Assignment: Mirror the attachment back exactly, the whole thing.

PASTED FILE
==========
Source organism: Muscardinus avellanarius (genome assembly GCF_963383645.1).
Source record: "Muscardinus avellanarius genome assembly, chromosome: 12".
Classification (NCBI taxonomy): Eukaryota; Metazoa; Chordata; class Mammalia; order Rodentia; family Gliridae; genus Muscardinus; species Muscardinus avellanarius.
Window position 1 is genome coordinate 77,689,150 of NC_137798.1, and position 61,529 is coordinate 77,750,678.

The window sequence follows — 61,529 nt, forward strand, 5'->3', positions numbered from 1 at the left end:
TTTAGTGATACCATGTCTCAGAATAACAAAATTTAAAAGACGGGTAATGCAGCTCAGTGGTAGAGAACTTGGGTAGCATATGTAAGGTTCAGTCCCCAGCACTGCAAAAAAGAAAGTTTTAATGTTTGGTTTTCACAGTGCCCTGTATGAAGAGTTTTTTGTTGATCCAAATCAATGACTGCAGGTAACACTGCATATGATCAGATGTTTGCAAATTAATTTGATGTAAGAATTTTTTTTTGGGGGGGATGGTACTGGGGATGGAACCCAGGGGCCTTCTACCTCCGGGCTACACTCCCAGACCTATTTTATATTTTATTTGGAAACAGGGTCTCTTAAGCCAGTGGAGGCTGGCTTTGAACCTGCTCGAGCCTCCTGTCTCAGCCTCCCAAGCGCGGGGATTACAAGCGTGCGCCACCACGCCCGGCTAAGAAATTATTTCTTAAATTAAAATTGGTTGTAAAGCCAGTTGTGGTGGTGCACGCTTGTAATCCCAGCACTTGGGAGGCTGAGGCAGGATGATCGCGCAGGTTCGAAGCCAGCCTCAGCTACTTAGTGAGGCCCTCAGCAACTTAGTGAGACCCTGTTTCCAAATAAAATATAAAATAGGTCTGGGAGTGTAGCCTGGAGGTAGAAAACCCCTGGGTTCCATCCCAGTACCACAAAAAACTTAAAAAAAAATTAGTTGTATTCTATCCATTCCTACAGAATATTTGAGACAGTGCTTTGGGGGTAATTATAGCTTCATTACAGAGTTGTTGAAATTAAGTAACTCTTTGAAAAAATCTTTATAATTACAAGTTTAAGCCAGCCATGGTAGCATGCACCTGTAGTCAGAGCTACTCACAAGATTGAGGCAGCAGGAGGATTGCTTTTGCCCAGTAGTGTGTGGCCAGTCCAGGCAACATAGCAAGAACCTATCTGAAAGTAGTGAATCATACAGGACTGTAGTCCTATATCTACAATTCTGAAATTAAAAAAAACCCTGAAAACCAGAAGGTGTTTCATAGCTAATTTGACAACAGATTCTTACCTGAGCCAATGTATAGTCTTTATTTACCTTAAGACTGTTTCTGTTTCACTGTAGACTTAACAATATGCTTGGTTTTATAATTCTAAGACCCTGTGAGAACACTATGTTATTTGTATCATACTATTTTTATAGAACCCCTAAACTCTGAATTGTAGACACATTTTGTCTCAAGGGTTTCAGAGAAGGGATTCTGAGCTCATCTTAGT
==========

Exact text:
Source organism: Muscardinus avellanarius (genome assembly GCF_963383645.1).
Source record: "Muscardinus avellanarius genome assembly, chromosome: 12".
Classification (NCBI taxonomy): Eukaryota; Metazoa; Chordata; class Mammalia; order Rodentia; family Gliridae; genus Muscardinus; species Muscardinus avellanarius.
Window position 1 is genome coordinate 77,689,150 of NC_137798.1, and position 61,529 is coordinate 77,750,678.

The window sequence follows — 61,529 nt, forward strand, 5'->3', positions numbered from 1 at the left end:
TTTAGTGATACCATGTCTCAGAATAACAAAATTTAAAAGACGGGTAATGCAGCTCAGTGGTAGAGAACTTGGGTAGCATATGTAAGGTTCAGTCCCCAGCACTGCAAAAAAGAAAGTTTTAATGTTTGGTTTTCACAGTGCCCTGTATGAAGAGTTTTTTGTTGATCCAAATCAATGACTGCAGGTAACACTGCATATGATCAGATGTTTGCAAATTAATTTGATGTAAGAATTTTTTTTTGGGGGGGATGGTACTGGGGATGGAACCCAGGGGCCTTCTACCTCCGGGCTACACTCCCAGACCTATTTTATATTTTATTTGGAAACAGGGTCTCTTAAGCCAGTGGAGGCTGGCTTTGAACCTGCTCGAGCCTCCTGTCTCAGCCTCCCAAGCGCGGGGATTACAAGCGTGCGCCACCACGCCCGGCTAAGAAATTATTTCTTAAATTAAAATTGGTTGTAAAGCCAGTTGTGGTGGTGCACGCTTGTAATCCCAGCACTTGGGAGGCTGAGGCAGGATGATCGCGCAGGTTCGAAGCCAGCCTCAGCTACTTAGTGAGGCCCTCAGCAACTTAGTGAGACCCTGTTTCCAAATAAAATATAAAATAGGTCTGGGAGTGTAGCCTGGAGGTAGAAAACCCCTGGGTTCCATCCCAGTACCACAAAAAACTTAAAAAAAAATTAGTTGTATTCTATCCATTCCTACAGAATATTTGAGACAGTGCTTTGGGGGTAATTATAGCTTCATTACAGAGTTGTTGAAATTAAGTAACTCTTTGAAAAAATCTTTATAATTACAAGTTTAAGCCAGCCATGGTAGCATGCACCTGTAGTCAGAGCTACTCACAAGATTGAGGCAGCAGGAGGATTGCTTTTGCCCAGTAGTGTGTGGCCAGTCCAGGCAACATAGCAAGAACCTATCTGAAAGTAGTGAATCATACAGGACTGTAGTCCTATATCTACAATTCTGAAATTAAAAAAAACCCTGAAAACCAGAAGGTGTTTCATAGCTAATTTGACAACAGATTCTTACCTGAGCCAATGTATAGTCTTTATTTACCTTAAGACTGTTTCTGTTTCACTGTAGACTTAACAATATGCTTGGTTTTATAATTCTAAGACCCTGTGAGAACACTATGTTATTTGTATCATACTATTTTTATAGAACCCCTAAACTCTGAATTGTAGACACATTTTGTCTCAAGGGTTTCAGAGAAGGGATTCTGAGCTCATCTTAGT